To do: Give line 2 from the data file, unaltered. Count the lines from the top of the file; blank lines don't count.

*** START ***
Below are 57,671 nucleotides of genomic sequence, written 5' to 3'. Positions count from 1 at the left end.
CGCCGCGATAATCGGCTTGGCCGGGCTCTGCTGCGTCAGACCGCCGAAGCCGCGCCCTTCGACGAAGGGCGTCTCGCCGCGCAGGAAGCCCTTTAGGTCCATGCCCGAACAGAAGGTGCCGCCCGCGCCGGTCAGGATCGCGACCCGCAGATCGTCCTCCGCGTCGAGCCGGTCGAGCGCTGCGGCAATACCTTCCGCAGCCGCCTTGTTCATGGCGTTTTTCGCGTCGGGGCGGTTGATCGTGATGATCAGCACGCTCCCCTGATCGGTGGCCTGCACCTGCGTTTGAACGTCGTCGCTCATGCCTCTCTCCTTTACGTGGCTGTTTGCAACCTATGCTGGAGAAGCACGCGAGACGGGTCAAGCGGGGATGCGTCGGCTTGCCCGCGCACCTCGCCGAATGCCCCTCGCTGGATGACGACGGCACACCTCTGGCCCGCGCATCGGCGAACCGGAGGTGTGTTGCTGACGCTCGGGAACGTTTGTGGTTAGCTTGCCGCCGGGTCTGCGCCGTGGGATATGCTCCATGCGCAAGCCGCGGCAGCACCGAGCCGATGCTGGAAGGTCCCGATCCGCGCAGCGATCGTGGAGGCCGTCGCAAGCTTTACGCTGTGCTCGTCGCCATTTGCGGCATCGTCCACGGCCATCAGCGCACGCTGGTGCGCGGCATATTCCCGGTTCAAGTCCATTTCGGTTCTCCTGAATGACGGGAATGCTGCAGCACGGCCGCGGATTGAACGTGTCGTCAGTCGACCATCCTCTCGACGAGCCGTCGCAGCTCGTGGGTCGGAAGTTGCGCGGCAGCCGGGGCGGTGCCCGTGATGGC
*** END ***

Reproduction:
CGCCGCGATAATCGGCTTGGCCGGGCTCTGCTGCGTCAGACCGCCGAAGCCGCGCCCTTCGACGAAGGGCGTCTCGCCGCGCAGGAAGCCCTTTAGGTCCATGCCCGAACAGAAGGTGCCGCCCGCGCCGGTCAGGATCGCGACCCGCAGATCGTCCTCCGCGTCGAGCCGGTCGAGCGCTGCGGCAATACCTTCCGCAGCCGCCTTGTTCATGGCGTTTTTCGCGTCGGGGCGGTTGATCGTGATGATCAGCACGCTCCCCTGATCGGTGGCCTGCACCTGCGTTTGAACGTCGTCGCTCATGCCTCTCTCCTTTACGTGGCTGTTTGCAACCTATGCTGGAGAAGCACGCGAGACGGGTCAAGCGGGGATGCGTCGGCTTGCCCGCGCACCTCGCCGAATGCCCCTCGCTGGATGACGACGGCACACCTCTGGCCCGCGCATCGGCGAACCGGAGGTGTGTTGCTGACGCTCGGGAACGTTTGTGGTTAGCTTGCCGCCGGGTCTGCGCCGTGGGATATGCTCCATGCGCAAGCCGCGGCAGCACCGAGCCGATGCTGGAAGGTCCCGATCCGCGCAGCGATCGTGGAGGCCGTCGCAAGCTTTACGCTGTGCTCGTCGCCATTTGCGGCATCGTCCACGGCCATCAGCGCACGCTGGTGCGCGGCATATTCCCGGTTCAAGTCCATTTCGGTTCTCCTGAATGACGGGAATGCTGCAGCACGGCCGCGGATTGAACGTGTCGTCAGTCGACCATCCTCTCGACGAGCCGTCGCAGCTCGTGGGTCGGAAGTTGCGCGGCAGCCGGGGCGGTGCCCGTGATGGC